MAPSTATS

Many worldwide oppose more migration – both into and out of their countries

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As the number of international migrants reaches new highs, people around the world show little appetite for more migration – both into and out of their countries, according to a Pew Research Center survey of 27 nations conducted in the spring of 2018.

Across the countries surveyed, a median of 45% say fewer or no immigrants should be allowed to move to their country, while 36% say they want about the same number of immigrants. Just 14% say their countries should allow more immigrants. (Those who said no immigrants should be allowed volunteered this response.)

In Europe, majorities in Greece (82%), Hungary (72%), Italy (71%) and Germany (58%) say fewer immigrants or no immigrants at all should be allowed to move to their countries. Each of these countries served as some of the most popular transit or destination countries during Europe’s recent surge in asylum seekers. (In several countries, most disapprove of how the European Union has handled the refugee issue.)

People in other countries around the world hold views similar to those in Europe. Large majorities in Israel (73%), Russia (67%), South Africa (65%) and Argentina (61%) say their countries should let in fewer immigrants. In every country surveyed, less than a third say their nation should allow more immigrants to enter.

Worldwide, a record 258 million people lived outside their country of birth in 2017, up from 153 million in 1990. Their share of the global population is also up, reaching 3.4% in 2017, compared with 2.9% in 1990.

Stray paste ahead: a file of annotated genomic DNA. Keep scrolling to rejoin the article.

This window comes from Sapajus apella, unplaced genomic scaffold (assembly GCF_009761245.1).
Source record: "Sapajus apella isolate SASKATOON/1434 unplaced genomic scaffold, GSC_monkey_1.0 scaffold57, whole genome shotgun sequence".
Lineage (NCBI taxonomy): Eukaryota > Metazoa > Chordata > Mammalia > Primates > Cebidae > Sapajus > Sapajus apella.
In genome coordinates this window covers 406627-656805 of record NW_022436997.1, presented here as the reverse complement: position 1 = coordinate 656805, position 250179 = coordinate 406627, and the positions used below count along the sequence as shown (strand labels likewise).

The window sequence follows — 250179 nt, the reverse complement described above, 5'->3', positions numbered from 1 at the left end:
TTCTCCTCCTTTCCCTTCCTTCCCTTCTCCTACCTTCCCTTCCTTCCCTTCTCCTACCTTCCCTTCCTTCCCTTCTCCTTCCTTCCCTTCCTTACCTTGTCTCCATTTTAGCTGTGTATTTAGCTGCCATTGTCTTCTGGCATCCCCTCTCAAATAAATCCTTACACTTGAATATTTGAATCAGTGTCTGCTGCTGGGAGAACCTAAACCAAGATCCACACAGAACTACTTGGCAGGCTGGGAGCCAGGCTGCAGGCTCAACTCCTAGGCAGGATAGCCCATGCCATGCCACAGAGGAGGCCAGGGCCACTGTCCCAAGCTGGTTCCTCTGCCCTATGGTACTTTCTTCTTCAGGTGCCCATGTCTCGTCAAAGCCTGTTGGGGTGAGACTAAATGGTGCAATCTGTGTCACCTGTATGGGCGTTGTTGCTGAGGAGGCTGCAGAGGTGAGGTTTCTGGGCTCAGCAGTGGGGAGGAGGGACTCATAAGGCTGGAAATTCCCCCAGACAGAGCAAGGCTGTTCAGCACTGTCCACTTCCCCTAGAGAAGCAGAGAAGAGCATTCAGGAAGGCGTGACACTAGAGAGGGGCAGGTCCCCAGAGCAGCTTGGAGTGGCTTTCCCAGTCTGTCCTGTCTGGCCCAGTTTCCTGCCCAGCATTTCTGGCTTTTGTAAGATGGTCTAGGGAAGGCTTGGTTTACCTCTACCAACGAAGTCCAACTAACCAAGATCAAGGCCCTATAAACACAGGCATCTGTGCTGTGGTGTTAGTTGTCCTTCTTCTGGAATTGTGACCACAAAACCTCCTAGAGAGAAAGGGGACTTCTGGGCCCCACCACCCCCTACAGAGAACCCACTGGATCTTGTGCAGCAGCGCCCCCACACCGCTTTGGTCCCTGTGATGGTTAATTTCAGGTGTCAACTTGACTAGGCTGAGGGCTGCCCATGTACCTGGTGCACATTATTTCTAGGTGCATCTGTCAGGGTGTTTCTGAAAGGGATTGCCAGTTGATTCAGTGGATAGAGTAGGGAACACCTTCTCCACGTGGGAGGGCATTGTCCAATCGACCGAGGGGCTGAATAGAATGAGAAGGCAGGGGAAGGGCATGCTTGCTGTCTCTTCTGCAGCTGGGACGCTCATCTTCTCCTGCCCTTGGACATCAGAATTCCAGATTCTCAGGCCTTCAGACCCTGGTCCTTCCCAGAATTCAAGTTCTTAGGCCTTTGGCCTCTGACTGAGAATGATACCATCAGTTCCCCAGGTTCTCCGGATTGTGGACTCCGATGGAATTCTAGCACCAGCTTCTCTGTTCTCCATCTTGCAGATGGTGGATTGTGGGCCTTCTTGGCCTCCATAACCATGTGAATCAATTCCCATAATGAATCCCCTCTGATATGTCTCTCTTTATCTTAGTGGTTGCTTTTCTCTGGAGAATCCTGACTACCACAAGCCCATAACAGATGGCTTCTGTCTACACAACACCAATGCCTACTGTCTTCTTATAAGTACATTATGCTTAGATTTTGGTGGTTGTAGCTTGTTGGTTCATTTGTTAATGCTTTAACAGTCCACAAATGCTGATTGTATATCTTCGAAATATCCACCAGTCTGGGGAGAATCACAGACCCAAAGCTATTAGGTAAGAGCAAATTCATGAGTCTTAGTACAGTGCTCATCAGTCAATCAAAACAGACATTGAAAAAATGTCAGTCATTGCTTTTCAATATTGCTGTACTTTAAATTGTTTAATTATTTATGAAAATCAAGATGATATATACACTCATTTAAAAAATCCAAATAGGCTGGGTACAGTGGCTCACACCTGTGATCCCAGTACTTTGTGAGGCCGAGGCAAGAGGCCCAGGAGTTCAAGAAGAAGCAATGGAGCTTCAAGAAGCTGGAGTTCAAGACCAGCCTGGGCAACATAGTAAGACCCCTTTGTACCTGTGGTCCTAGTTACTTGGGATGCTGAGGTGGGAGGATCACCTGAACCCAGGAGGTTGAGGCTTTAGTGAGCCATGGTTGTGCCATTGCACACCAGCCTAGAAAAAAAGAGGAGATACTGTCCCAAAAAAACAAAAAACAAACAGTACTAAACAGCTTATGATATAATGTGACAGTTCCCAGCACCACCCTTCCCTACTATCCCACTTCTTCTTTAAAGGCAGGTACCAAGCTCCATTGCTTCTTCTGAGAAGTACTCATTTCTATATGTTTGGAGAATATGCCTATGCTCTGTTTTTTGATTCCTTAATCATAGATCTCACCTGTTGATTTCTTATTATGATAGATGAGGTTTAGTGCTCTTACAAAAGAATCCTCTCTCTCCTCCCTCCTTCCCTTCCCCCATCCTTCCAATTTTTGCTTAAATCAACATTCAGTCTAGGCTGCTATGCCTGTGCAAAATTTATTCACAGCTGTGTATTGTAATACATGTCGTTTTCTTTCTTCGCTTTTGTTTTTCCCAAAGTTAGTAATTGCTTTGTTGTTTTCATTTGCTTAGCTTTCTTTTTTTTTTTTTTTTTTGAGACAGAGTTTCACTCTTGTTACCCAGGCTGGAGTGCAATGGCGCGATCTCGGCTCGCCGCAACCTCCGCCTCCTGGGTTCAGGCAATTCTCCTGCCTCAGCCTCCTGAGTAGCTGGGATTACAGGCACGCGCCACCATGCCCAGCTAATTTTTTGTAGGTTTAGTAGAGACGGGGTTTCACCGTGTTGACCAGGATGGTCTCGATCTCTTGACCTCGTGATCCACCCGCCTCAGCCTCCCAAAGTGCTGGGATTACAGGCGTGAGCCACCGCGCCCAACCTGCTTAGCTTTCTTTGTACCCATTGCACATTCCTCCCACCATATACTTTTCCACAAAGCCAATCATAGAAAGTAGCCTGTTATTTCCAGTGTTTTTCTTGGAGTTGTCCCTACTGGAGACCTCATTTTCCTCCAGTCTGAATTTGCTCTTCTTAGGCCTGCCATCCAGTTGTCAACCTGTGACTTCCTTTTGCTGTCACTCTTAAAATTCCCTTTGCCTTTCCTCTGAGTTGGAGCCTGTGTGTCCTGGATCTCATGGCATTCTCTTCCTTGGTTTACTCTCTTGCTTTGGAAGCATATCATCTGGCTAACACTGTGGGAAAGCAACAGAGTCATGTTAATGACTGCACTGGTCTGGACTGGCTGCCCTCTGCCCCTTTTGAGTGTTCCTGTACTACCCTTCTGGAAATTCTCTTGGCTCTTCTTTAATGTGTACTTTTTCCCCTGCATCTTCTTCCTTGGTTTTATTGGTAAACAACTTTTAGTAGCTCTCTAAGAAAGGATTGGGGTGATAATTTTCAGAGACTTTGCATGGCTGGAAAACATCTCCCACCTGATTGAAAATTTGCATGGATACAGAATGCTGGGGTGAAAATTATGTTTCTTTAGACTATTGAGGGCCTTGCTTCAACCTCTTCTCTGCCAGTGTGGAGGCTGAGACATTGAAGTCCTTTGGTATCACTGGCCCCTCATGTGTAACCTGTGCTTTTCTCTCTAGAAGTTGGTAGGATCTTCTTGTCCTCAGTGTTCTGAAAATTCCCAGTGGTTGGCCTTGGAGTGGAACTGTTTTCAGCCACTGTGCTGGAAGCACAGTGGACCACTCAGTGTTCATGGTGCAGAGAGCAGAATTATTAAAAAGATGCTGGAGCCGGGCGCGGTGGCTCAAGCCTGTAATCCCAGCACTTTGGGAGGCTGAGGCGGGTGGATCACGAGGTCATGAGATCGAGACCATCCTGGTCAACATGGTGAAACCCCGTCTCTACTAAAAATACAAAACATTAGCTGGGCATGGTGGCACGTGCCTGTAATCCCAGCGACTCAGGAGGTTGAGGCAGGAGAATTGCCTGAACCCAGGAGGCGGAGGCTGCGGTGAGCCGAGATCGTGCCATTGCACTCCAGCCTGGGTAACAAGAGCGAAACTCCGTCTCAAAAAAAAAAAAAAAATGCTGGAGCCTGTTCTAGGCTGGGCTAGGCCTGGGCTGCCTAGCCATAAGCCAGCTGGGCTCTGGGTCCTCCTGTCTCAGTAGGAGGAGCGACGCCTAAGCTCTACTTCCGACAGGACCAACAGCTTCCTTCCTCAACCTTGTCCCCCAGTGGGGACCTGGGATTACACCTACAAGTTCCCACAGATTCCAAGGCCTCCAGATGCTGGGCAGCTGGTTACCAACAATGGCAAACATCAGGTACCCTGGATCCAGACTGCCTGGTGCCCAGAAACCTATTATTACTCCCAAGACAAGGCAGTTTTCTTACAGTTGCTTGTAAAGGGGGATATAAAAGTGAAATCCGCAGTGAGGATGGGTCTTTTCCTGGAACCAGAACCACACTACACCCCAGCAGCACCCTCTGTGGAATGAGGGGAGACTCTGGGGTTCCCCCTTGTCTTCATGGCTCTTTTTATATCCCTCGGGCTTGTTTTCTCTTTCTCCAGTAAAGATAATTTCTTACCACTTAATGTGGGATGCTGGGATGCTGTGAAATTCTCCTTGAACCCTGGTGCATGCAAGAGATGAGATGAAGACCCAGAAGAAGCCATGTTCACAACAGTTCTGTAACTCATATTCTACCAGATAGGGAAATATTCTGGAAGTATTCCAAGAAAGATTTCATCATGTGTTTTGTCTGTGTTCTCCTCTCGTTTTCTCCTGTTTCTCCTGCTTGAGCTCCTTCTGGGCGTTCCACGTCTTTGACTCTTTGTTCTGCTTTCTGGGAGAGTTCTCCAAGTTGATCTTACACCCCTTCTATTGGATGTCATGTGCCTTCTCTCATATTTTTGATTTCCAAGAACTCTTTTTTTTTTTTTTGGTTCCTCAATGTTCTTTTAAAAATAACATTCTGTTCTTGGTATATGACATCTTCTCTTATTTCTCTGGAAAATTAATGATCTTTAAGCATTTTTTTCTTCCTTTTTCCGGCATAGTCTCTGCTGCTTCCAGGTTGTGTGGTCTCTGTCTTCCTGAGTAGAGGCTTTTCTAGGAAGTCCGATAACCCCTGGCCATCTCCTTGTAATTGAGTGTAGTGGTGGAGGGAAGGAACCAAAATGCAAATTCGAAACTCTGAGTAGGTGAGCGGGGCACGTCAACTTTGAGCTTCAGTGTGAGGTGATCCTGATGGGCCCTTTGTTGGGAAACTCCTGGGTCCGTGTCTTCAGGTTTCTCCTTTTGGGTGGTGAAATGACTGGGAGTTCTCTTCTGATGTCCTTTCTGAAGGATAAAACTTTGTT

In recent years, a surge in migration has focused public attention on issues related to this, leading to the rise of political parties that question national immigration policies in some destination countries. More than 2 million migrants have sought asylum in Europe since 2015. In the Americas, thousands of Central American families and children have sought to enter the United States. (Recently, immigration has declined as an issue of public concern in parts of Western Europe, even as it has remained a top issue in U.S.)

Together, the 27 countries surveyed by the Center have more than half of the world’s international migrants. The U.S., with 44.5 million immigrants in 2017, has the largest foreign-born population in the world, followed by Saudi Arabia (12.2 million), Germany (12.2 million) and Russia (11.7 million).

Meanwhile, among the countries surveyed, immigrants make up the largest shares of national populations in Australia (29%), Israel (24%), Canada (22%) and Sweden (18%). About 14% of the U.S. population is foreign born, a share comparable to that of Germany (15%), the UK (13%) and Spain (13%).

source: PEW Research

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